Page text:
You're intimidated. Having dreams is one thing. Having a path to know how to make those dreams reality is another thing altogether. And speaking aloud those dreams and that path to someone you don't know well? Especially one who will play a role in the process? And who is more expert than you? That's really something different. It's completely understandable and normal to be intimidated when it comes to these conversations. It's no problem. Just acknowledge to yourself that you're intimidated and work on ways to overcome it. You can find plenty of help out there for dealing with interactions when you're intimidated or nervous. My favorite, which I go back to over and over, is this list of exercises from a former hostage negotiator. It's not specific to talking about college, just voice exercises to make you feel and sound more in control in any meeting.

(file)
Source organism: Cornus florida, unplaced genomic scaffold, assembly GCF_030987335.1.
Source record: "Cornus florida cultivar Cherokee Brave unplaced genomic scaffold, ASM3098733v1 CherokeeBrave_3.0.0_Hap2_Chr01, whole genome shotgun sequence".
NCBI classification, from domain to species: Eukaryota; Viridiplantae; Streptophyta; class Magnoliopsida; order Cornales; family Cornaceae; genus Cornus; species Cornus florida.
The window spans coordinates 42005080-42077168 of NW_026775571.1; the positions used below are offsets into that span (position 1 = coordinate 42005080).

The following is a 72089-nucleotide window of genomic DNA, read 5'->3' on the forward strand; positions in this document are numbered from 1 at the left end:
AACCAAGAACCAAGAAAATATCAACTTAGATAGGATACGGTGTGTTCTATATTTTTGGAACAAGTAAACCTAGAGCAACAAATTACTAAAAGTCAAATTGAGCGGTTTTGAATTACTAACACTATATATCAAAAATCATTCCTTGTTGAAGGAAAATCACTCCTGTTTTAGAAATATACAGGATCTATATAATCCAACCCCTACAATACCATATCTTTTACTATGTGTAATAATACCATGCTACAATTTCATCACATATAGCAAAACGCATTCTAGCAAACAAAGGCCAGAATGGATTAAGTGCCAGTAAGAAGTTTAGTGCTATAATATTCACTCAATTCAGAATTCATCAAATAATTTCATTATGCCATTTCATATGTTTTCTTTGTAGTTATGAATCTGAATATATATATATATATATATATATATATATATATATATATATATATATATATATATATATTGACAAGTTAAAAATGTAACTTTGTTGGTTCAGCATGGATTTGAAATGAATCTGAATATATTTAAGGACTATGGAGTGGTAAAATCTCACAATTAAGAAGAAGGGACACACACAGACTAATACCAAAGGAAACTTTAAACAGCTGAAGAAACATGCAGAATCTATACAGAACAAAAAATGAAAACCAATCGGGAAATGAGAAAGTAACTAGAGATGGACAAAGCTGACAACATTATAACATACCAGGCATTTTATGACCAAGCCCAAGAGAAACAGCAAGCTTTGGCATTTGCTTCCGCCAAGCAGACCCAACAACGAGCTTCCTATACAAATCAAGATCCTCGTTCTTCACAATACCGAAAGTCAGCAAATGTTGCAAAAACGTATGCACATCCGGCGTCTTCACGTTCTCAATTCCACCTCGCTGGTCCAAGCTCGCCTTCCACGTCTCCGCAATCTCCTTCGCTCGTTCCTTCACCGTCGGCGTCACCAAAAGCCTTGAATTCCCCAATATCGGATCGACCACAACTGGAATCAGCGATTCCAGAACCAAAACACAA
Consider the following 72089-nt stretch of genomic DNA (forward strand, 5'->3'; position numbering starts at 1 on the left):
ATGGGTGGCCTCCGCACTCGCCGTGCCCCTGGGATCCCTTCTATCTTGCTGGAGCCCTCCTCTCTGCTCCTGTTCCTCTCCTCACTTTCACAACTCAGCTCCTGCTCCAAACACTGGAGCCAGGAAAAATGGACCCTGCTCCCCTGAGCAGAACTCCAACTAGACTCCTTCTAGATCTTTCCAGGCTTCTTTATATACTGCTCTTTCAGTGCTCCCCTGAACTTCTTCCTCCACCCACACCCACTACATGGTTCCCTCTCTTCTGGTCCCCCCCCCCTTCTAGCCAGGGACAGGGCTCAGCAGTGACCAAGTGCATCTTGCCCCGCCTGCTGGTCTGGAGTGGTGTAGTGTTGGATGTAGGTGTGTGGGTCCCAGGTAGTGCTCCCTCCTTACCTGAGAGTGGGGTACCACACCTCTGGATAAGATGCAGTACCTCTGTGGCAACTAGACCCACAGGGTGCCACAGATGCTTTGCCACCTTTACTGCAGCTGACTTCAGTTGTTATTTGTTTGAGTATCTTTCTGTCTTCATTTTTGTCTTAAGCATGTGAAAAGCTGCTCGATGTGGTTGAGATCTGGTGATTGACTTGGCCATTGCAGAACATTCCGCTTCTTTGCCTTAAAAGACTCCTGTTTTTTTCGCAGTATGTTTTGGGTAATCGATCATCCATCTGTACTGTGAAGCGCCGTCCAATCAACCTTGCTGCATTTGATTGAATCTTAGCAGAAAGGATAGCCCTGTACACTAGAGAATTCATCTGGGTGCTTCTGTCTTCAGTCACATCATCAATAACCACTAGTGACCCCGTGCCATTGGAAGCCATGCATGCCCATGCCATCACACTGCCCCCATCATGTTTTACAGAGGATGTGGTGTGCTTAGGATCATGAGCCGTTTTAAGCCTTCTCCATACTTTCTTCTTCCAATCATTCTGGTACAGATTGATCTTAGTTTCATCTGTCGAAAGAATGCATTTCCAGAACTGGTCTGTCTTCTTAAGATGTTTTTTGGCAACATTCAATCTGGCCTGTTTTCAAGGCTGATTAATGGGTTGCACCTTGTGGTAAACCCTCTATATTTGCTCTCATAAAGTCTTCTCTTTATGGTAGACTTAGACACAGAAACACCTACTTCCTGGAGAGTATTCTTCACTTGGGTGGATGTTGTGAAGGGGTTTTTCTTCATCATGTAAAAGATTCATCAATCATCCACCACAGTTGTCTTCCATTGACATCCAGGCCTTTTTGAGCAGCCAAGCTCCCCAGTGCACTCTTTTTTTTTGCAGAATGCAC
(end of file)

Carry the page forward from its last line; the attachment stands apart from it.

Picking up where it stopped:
You don't actually want help. Maybe your school automatically schedules you to talk to a counselor about college, or maybe someone in your family decides they're going to walk you through the process, but you don't actually want their help. If this is the case, you can save yourself--and probably your family, too--a lot of trouble by articulating this. Instead of saying "I don't know" when asked about your plans, you can say something more like "I feel like I've got that pretty under control. I'm looking at small, urban schools with strong science programs but also lots of other opportunities." If you don't want to even go that far, because you're afraid (probably correctly) that a straightforward answer like that will still garner unwanted advice, then maybe try "I feel like I've got that pretty under control, but I'm not ready to talk about specifics right now." I know it's tempting to say nothing, but it's better to be clear and listen politely to the unwanted advice than to pretend you have no ideas. Playing dead is usually a great way to get poked by a stick. Metaphorically speaking.